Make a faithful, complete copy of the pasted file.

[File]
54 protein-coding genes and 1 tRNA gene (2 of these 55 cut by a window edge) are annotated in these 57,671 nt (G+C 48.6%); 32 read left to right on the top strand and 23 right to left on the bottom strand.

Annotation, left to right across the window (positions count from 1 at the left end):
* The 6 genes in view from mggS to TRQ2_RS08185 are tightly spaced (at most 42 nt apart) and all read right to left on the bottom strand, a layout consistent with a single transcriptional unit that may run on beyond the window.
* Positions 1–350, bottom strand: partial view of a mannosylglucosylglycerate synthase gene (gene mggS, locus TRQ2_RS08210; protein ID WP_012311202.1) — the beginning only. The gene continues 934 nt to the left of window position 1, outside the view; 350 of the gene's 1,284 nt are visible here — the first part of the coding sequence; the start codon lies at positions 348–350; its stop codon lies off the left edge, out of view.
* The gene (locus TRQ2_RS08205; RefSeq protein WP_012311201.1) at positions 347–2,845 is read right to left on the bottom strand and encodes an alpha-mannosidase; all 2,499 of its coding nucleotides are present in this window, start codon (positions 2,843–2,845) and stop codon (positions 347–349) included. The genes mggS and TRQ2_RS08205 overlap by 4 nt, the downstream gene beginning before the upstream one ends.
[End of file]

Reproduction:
54 protein-coding genes and 1 tRNA gene (2 of these 55 cut by a window edge) are annotated in these 57,671 nt (G+C 48.6%); 32 read left to right on the top strand and 23 right to left on the bottom strand.

Annotation, left to right across the window (positions count from 1 at the left end):
* The 6 genes in view from mggS to TRQ2_RS08185 are tightly spaced (at most 42 nt apart) and all read right to left on the bottom strand, a layout consistent with a single transcriptional unit that may run on beyond the window.
* Positions 1–350, bottom strand: partial view of a mannosylglucosylglycerate synthase gene (gene mggS, locus TRQ2_RS08210; protein ID WP_012311202.1) — the beginning only. The gene continues 934 nt to the left of window position 1, outside the view; 350 of the gene's 1,284 nt are visible here — the first part of the coding sequence; the start codon lies at positions 348–350; its stop codon lies off the left edge, out of view.
* The gene (locus TRQ2_RS08205; RefSeq protein WP_012311201.1) at positions 347–2,845 is read right to left on the bottom strand and encodes an alpha-mannosidase; all 2,499 of its coding nucleotides are present in this window, start codon (positions 2,843–2,845) and stop codon (positions 347–349) included. The genes mggS and TRQ2_RS08205 overlap by 4 nt, the downstream gene beginning before the upstream one ends.